The 2005 Berlin Film Festival opened to some controversy today, with the premiere of Regis Wargnier's Man to Man, starring Ralph Fiennes and Kirsten Scott Thomas. Some critics actually booed the film, in which Fiennes plays a 19th century anthropologist trying to establish scientific links between men and apes, for not taking a strong enough stance against racism. Others complained that the film was given a prime slot for its percieved star power - Fiennes and Scott Thomas both starred in The English Patient, which took several prizes at Berlin in 1997. Critic Peter Zander made both claims:
Man to Man could have made a tremendous case against racism and a grand appeal for more humanity but gets stranded along the way with a ridiculous conclusion. It seems clear that the only reason this film was picked by [Berlinale director Dietrich] Kosslick to open the festival was that it would present the sort of species he needs most — a male and female star.
The cast and director of Man to Man were quick to back the film at a post-screening press conference. According to Reuters, Fiennes was particularly defensive:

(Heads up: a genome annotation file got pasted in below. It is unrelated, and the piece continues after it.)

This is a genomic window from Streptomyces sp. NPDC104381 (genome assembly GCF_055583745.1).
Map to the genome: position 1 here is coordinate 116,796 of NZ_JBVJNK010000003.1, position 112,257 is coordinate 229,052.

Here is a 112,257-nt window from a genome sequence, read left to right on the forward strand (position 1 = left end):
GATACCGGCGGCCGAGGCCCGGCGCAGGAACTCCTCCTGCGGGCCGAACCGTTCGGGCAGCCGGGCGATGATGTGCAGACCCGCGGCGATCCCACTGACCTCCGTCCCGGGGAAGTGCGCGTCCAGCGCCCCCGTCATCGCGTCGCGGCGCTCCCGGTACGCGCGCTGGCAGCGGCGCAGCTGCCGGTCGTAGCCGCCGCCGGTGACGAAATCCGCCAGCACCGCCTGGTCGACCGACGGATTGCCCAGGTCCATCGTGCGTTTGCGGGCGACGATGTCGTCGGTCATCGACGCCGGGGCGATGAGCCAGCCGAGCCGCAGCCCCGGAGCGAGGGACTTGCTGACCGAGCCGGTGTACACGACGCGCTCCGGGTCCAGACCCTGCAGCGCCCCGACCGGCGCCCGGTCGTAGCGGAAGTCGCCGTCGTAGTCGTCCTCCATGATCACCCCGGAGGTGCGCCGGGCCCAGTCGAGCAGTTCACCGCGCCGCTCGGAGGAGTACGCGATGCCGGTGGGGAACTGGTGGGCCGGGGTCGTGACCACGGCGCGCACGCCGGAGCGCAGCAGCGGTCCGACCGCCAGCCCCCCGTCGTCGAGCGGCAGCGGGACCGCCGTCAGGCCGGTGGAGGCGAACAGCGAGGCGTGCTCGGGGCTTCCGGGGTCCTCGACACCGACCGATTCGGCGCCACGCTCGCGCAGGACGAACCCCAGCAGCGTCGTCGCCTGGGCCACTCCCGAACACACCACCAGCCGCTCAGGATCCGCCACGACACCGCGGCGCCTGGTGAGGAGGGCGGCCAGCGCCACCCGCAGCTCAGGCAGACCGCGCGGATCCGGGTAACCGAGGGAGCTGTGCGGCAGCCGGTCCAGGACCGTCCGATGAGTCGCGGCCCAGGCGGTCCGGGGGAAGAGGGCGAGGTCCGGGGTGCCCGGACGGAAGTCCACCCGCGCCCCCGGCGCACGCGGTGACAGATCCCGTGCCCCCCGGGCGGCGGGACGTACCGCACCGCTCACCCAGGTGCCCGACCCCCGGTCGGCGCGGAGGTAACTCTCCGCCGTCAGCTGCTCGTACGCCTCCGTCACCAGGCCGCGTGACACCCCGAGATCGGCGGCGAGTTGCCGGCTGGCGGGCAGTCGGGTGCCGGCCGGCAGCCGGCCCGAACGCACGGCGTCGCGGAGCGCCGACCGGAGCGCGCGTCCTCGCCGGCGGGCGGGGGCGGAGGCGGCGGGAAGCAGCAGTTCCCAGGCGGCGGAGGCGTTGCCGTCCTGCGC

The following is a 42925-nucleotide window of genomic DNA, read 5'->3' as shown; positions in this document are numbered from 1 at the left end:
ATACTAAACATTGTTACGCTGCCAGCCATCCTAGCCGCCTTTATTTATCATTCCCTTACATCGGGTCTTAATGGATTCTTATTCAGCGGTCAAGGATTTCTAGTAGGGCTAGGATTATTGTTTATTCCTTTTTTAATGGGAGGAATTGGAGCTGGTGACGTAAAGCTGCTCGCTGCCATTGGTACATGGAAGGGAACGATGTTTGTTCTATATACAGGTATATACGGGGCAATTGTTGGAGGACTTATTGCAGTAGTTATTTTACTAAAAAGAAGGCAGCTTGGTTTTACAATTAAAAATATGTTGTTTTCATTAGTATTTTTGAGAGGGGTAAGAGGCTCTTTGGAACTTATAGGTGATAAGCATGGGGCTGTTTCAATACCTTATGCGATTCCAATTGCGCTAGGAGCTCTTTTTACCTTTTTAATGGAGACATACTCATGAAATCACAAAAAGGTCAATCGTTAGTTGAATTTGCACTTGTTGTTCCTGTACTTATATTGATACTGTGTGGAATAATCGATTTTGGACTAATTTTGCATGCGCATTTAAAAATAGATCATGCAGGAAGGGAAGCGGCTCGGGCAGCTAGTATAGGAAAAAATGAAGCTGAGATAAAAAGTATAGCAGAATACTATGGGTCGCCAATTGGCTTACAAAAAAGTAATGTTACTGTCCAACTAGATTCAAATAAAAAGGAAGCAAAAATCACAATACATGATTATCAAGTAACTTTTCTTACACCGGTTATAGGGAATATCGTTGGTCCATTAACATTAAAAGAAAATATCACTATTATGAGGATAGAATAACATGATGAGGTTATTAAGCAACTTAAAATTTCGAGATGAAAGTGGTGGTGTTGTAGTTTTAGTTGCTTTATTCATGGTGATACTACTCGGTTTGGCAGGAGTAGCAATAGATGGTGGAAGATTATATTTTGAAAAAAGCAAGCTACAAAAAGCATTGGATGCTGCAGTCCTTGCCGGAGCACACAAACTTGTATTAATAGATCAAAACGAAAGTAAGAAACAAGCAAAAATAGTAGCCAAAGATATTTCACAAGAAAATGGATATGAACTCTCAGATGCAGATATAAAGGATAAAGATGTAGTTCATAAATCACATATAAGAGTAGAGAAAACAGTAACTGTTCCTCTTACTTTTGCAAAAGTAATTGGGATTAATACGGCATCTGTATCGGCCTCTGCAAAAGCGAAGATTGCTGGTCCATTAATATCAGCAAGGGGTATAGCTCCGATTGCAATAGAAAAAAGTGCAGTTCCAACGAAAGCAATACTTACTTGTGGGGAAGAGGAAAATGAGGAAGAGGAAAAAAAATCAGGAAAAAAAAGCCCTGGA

"It'd be a fascinating discussion to know how you think it was 'squandered'", he told one critic in a testy exchange. "If you look at the era, there were appalling abuses. It deals with the Victorian age and attitudes of that time. It throws up many questions."
The Hollywood Reporter has a review of Man to Man, with critic Kirk Honeycutt calling the film "a brilliant idea for a scientific adventure story … undercut by melodramatic excess."
The Berlin Film Festival will screen 343 films before it closes on February 20; 21 films are competing for Golden and Silver Bear awards. For the full festival line-up, check out their english language homepage.